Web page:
The hydrated nature of the mineral crystals also indicates that the original body contained substantial amounts of water.  Was this a water-laden proto-planet that broke up during the early phases of the solar system?  Although this 'intermediate' mineral fingerprint in meteorites is rare, it is not unique.  It also showed up in the Allende meteorite, which is the largest carbonaceous chondrite ever found on Earth, which fell over the Mexican state of Chihuahua in 1969.  This may indicate that these kinds of formation conditions in the early solar system were more common than the current array of solar system objects implies:

"Because Allende and AhS 202 represent different asteroidal parent bodies, intermediate conditions may have been more widespread in the early Solar System than is recognized from known carbonaceous chondrite meteorites, which are likely to represent a biased sampling." (3)

In other words, there were a lot of watery dwarf protoplanets early on. 



Alternatively, perhaps this dwarf planet is still out there somewhere, lying beyond Neptune??  There's a lot of uncharted real estate out there, after all, with plenty of dwarf planets among these-called Trans-Neptunian Objects (TNOs).  Collisions between the dwarf planets in this immense zone would be rarer, however...but certainly not impossible.


Written by Andy Lloyd,  6th January 2021



1)  Rafi Letzter "Mysterious asteroid the size of a dwarf planet is lurking in our solar system" 26 December 2021 with thanks to Lee article

2)  Jonathan Chadwick "Asteroid that exploded in Earth's atmosphere in 2008 was part of a much larger space rock that once contained WATER, study of meteorite fragments reveals" 22 December 2020

Daily Mail article

3) 2)  V.E Hamilton et al "Meteoritic evidence for a Ceres-sized water-rich carbonaceous chondrite parent asteroid" Nature Astronomy Letters 20 December 2020 articles


Superflare Event detected on UltraCool Dwarf Star


A spectacular example of a flaring dwarf star has been observed by a Sino-French team of researchers monitoring variable objects in space (1). 

Image Credit: Xin et al., 2020.


The star in question lies on the stellar border of brown and red dwarfs and is known as SDSS J013333.08+003223.7.  It lies about 470 light years away.  It is M9 type star whose temperature is usually about 2000°C (2).  Remarkably, the temperature of the observed flare, by contrast, was about 5000°C (3).  Quite a jump for an ultracool dwarf star!  This extremely violent magnetic event was monitored carefully over the course of 4 hours, providing a rich new data set about dwarf star flares.

Image Credit: NASA's Goddard Space Flight Center/S.


These kind of events have been seen before on M and L-type stars.  They demonstrate that ultracool stars can punch above their weight at times, and can be very active in their luminous variability.  These events also provide some caution about whether brown and red dwarfs can provide havens for life within their habitable zones:  Stellar flares of these relative magnitudes might have catastrophic effects upon attendant planets.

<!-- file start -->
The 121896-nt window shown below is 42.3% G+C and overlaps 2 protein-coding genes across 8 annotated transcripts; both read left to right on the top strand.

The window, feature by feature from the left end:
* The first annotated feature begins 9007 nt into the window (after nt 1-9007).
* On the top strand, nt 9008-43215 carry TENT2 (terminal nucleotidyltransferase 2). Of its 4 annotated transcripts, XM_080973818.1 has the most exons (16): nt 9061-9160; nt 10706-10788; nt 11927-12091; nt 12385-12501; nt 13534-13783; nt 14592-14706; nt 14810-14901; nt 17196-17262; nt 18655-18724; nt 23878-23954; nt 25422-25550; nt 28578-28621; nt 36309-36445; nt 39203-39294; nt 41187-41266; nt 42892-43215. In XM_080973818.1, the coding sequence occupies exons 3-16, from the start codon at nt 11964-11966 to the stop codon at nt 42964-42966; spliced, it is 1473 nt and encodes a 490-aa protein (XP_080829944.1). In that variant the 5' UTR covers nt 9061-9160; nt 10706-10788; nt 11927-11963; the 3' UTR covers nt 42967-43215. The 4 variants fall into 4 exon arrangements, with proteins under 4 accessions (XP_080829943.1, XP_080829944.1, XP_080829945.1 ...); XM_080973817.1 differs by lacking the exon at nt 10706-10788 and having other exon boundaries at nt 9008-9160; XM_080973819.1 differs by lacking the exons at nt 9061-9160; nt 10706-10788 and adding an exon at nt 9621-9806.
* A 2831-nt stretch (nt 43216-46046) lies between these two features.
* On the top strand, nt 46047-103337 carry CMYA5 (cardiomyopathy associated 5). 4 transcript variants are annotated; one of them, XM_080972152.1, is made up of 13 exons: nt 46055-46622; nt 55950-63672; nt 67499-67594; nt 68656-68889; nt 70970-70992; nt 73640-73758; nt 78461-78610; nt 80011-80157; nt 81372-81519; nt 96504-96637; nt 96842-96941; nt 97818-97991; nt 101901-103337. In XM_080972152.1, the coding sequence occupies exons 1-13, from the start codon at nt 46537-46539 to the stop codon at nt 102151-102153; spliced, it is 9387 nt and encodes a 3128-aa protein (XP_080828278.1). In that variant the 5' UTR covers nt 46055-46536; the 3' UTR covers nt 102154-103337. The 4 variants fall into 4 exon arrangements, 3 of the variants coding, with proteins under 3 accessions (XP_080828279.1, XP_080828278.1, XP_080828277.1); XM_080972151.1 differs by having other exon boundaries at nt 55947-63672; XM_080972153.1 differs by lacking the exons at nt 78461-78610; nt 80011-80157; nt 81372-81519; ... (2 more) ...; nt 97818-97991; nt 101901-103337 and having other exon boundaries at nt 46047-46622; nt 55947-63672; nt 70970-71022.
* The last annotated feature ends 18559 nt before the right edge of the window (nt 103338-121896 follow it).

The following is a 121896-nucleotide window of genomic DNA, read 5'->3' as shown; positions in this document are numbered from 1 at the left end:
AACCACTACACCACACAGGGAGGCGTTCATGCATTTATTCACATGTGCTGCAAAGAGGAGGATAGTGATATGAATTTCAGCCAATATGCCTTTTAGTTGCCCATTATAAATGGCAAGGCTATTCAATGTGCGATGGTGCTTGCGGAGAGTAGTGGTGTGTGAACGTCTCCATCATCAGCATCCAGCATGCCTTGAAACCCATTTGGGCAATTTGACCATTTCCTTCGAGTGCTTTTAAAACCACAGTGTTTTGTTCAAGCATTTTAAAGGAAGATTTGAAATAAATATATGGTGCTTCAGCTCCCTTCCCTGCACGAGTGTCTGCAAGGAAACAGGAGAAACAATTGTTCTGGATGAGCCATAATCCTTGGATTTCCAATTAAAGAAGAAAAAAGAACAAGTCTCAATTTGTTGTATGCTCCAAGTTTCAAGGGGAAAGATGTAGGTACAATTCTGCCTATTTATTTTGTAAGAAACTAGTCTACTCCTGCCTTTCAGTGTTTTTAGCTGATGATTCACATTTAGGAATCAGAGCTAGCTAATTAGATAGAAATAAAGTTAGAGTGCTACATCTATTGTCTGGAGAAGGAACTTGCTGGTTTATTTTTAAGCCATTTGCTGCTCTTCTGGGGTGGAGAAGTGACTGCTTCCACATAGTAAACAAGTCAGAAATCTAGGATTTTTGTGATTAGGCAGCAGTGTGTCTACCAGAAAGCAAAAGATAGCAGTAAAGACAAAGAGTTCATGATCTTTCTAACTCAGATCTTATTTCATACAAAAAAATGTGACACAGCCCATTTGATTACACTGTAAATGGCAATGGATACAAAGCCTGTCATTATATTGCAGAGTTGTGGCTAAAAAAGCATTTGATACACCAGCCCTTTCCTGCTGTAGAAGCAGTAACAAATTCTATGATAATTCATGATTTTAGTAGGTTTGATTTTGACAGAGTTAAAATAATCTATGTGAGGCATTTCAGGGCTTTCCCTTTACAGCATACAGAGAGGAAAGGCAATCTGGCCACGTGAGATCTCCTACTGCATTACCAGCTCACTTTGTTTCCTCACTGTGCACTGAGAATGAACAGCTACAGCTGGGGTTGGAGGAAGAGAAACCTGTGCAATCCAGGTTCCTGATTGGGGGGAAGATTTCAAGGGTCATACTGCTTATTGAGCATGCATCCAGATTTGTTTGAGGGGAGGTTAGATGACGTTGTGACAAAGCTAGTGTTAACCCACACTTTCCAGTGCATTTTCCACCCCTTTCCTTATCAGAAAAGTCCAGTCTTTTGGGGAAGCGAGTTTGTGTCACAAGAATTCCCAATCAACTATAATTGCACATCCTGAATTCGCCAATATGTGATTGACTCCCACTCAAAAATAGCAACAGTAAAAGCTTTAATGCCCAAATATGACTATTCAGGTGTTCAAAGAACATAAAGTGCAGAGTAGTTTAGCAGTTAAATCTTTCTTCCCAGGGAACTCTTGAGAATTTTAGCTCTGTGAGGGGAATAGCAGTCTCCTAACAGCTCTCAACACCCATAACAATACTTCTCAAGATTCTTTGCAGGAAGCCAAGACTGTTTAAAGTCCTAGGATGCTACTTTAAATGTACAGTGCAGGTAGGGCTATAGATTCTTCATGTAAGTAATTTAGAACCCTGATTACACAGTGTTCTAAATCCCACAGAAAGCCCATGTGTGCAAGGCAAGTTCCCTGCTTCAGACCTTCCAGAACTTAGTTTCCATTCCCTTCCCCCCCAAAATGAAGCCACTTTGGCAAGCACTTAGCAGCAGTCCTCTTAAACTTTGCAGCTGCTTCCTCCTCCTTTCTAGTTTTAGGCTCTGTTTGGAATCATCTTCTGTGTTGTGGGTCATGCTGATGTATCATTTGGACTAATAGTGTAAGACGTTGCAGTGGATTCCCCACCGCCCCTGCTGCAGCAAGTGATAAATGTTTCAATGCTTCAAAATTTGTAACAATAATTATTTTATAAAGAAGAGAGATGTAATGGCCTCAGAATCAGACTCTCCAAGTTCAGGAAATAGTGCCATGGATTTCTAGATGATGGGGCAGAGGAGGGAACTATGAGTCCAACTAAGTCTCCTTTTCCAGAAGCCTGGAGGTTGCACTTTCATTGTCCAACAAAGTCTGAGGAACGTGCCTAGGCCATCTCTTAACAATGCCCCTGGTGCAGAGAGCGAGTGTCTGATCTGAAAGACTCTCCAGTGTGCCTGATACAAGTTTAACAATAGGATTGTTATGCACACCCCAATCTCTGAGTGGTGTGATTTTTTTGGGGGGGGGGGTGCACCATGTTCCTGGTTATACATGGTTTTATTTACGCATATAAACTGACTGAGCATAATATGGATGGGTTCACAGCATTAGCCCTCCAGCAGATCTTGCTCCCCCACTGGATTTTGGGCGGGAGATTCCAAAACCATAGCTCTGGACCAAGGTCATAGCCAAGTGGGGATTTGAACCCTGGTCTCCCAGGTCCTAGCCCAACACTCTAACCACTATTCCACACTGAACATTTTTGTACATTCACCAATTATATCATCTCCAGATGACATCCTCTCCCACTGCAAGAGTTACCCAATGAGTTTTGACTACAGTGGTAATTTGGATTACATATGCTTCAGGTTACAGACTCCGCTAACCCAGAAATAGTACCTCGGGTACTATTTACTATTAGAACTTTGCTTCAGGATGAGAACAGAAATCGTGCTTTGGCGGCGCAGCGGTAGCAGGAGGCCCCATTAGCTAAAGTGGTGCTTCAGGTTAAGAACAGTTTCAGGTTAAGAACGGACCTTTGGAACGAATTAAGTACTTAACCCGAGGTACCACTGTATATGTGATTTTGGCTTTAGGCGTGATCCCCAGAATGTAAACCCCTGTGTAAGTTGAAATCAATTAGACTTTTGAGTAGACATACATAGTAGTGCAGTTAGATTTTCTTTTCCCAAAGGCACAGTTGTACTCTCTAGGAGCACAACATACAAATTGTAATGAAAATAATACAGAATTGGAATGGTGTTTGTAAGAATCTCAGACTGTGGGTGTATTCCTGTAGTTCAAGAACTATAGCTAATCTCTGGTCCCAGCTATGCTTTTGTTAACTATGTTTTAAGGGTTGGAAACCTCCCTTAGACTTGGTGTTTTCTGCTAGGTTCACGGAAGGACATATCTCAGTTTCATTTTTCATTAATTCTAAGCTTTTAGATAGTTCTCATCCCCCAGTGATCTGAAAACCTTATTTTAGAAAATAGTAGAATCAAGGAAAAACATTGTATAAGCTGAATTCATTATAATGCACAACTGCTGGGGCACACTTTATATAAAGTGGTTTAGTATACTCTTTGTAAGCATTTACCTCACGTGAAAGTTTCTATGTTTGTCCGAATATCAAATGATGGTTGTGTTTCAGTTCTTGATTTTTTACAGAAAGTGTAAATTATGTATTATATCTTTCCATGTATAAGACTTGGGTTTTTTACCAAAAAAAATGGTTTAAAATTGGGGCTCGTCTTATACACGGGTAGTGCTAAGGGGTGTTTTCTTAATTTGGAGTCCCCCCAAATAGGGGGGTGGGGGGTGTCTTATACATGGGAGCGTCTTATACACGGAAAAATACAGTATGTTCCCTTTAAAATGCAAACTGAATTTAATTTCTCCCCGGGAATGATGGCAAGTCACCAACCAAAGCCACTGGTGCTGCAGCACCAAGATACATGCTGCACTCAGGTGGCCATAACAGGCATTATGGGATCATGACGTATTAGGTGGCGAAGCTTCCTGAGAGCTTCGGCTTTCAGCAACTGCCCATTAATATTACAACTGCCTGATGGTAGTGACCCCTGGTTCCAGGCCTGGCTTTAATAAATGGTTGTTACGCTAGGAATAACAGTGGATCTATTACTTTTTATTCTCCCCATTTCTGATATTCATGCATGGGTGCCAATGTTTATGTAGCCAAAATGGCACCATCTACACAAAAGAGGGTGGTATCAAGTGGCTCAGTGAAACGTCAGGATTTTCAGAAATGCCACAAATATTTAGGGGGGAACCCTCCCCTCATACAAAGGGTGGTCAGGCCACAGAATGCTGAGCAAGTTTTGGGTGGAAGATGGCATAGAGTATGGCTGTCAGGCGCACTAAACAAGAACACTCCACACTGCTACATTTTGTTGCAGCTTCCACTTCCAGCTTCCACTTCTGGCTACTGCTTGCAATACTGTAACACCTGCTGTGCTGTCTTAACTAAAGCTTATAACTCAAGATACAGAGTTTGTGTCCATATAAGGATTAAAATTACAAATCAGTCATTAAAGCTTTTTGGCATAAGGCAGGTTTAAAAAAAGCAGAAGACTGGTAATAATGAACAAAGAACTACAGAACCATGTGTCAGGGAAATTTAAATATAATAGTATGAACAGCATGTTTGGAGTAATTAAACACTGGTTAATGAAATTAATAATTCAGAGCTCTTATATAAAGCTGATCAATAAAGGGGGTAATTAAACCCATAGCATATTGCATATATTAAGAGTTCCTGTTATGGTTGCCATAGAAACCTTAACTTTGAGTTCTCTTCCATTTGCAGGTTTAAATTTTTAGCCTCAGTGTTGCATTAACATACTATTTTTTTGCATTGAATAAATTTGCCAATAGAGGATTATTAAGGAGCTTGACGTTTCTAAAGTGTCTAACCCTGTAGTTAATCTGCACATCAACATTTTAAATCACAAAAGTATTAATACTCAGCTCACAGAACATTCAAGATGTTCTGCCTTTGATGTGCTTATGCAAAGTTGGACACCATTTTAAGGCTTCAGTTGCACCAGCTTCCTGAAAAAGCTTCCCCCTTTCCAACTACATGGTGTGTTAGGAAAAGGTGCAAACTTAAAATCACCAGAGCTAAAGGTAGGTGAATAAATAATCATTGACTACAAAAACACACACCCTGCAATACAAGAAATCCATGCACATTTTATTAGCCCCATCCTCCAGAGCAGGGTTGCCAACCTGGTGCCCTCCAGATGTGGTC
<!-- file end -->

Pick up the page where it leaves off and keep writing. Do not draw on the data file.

Written by Andy Lloyd,  6th January 2021



1)  Tomasz Nowakowski "Superflare detected on an ultracool star" 5 January 2021 news

2)  "M-Type Star" article

3)  Xin et al. "A ΔR~9.5 mag Super Flare of An Ultracool Star Detected by SVOM/GWAC System" 28 December 2020, Accepted by ApJ



Zecharia Sitchin Official Documentary


Image Credit:


A new video has been released by The Sitchin Archives about the life and times of the late author Zecharia Sitchin.  The film includes personal tributes from family and friends, many of whom accompanied Sitchin on his Earth Chronicles expeditions. The video is free to download and is available from this webpage.

Thanks to Lee Covino for forwarding this link.



Nibiru Music

If you haven't come across Jude Gwynaire's music before, it's my great pleasure to introduce you to it.  Gwynaire has had a long-standing interest in Ancient Astronaut theories, in particular the work of Zecharia Sitchin and my subsequent Dark Star revisionism.  He has creatively explored these themes in songs and incorporated clues about them in his published novel, 'Aliens in my Garden'

The cover artwork for his most recent Nibiru-themed singles is brilliantly eye-catching.  In an interview with Skope Magazine, Jude Gwynaire elaborated on what Nibiru means to him:

"I called this mix 'Nibiru Mix' because Nibiru is meant to be the home world of the ancient extraterrestrial gods. Zecharia Sitchin believed it was a planet which returns to the vicinity of our solar system every 3,600 years or so. However, there is growing evidence to support the theory that Nibiru is, in fact, a brown dwarf or 'dark star' (a failed star of reddish appearance) that has it's own planetary system of moons. At least one of these moons could be heated by the brown dwarf, and so support life.

"The actual orbit of the brown dwarf around the sun is unknown - it may be much longer than the 3,600 years put forward by Sitchin. The actual phenomenon of 'Nibiru' might be the Brown Dwarf (or winged disk) appearing in the outer solar system, or, perhaps, one of the dark star's actual moons, which comes closer to earth during the dark star's perihelion. Either way, Nibiru is heavily associated with the home of the returning gods. There's an image of Nibiru in the cover, and also in the cover of my previous single 'Heliopolis - City of the Gods.'" (1)

It's great to see Sitchin's ideas inspiring such tremendous creativity! 

1) Skope "@skopemag Q&A Featuring Jude Gwynaire New Single ‘Inanna, Queen of Heaven (Nibiru Mix)’" 28th January 2021 link


Check out Jude Gwynaire's music on Spotify:


'Innana' on Spotify: album


'Heliopolis' On Spotify: album